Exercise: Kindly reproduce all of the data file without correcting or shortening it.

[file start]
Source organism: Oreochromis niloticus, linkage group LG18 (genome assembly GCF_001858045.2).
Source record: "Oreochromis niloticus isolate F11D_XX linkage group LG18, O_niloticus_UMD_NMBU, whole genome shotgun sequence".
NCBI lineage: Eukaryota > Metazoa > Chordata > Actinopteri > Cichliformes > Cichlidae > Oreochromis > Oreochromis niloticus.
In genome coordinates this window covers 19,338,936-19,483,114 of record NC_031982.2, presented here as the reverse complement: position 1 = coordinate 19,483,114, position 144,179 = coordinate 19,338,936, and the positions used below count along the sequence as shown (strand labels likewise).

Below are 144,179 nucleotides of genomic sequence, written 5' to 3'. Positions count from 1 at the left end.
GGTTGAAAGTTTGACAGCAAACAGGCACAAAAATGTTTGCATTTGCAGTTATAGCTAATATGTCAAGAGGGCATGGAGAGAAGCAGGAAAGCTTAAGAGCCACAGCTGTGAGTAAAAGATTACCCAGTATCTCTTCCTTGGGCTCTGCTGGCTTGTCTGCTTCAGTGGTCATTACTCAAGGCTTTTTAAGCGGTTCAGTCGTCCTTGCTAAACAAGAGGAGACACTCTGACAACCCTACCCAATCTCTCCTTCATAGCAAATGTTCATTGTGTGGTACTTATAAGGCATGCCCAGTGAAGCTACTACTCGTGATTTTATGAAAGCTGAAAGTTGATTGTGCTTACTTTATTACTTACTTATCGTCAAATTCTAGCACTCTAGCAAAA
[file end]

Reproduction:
Source organism: Oreochromis niloticus, linkage group LG18 (genome assembly GCF_001858045.2).
Source record: "Oreochromis niloticus isolate F11D_XX linkage group LG18, O_niloticus_UMD_NMBU, whole genome shotgun sequence".
NCBI lineage: Eukaryota > Metazoa > Chordata > Actinopteri > Cichliformes > Cichlidae > Oreochromis > Oreochromis niloticus.
In genome coordinates this window covers 19,338,936-19,483,114 of record NC_031982.2, presented here as the reverse complement: position 1 = coordinate 19,483,114, position 144,179 = coordinate 19,338,936, and the positions used below count along the sequence as shown (strand labels likewise).

Below are 144,179 nucleotides of genomic sequence, written 5' to 3'. Positions count from 1 at the left end.
GGTTGAAAGTTTGACAGCAAACAGGCACAAAAATGTTTGCATTTGCAGTTATAGCTAATATGTCAAGAGGGCATGGAGAGAAGCAGGAAAGCTTAAGAGCCACAGCTGTGAGTAAAAGATTACCCAGTATCTCTTCCTTGGGCTCTGCTGGCTTGTCTGCTTCAGTGGTCATTACTCAAGGCTTTTTAAGCGGTTCAGTCGTCCTTGCTAAACAAGAGGAGACACTCTGACAACCCTACCCAATCTCTCCTTCATAGCAAATGTTCATTGTGTGGTACTTATAAGGCATGCCCAGTGAAGCTACTACTCGTGATTTTATGAAAGCTGAAAGTTGATTGTGCTTACTTTATTACTTACTTATCGTCAAATTCTAGCACTCTAGCAAAA